An editor-in-chief, often known as a lead editor or chief editor, is the editorial head of a magazine who is ultimately responsible for the operation and policies of the publication.
The editor-in-chief of a magazine may also have the titles of editor, managing editor, or executive editor; however, in cases when these titles are held while someone else is editor-in-chief, the editor-in-chief takes precedence over the other editors in the journal.
Every department within the corporation reports to the editor-in-chief, who is held responsible for distributing duties to staff members and overseeing their completion. Newspapers, periodicals, yearbooks, and television news shows are all frequent users of the phrase. The editor-in-chief is often seen as the liaison between the publisher or owner and the editorial team of a publication.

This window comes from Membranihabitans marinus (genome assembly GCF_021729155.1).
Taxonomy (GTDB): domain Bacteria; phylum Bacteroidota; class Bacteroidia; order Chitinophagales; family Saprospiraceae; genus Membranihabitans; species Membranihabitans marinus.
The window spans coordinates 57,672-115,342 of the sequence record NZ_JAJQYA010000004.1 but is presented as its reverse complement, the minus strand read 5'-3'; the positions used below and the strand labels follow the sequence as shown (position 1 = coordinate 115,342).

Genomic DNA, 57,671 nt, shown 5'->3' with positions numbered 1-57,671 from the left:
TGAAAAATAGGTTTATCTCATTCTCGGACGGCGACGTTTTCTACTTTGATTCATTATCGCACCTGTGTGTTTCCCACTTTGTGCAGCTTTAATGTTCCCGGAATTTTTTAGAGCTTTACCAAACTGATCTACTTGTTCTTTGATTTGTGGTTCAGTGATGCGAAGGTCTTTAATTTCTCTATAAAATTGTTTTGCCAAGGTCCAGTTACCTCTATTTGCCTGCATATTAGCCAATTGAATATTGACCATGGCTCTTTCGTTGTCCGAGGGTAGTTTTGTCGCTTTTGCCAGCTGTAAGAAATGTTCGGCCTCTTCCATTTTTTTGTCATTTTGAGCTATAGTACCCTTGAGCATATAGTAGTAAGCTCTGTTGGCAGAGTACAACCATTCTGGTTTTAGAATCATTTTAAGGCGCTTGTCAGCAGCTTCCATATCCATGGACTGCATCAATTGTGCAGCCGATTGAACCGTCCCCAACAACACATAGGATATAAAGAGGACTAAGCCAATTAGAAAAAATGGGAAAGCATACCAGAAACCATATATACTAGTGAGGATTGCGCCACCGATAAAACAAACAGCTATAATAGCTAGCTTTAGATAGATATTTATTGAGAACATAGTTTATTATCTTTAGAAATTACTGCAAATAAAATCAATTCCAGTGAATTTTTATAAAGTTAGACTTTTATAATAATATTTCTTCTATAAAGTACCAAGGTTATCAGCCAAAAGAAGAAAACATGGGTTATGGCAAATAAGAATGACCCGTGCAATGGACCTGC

The word is also used in the context of academic journals, where the editor-in-chief is ultimately responsible for determining whether or not a submitted work will be published. This decision is made by the editor-in-chief after soliciting opinion from reviewers who have been chosen based on their relevant professional experience. In the case of bigger publications, the choice is often based on the suggestion of one of many associate editors, each of whom is responsible for a percentage of the papers that are submitted.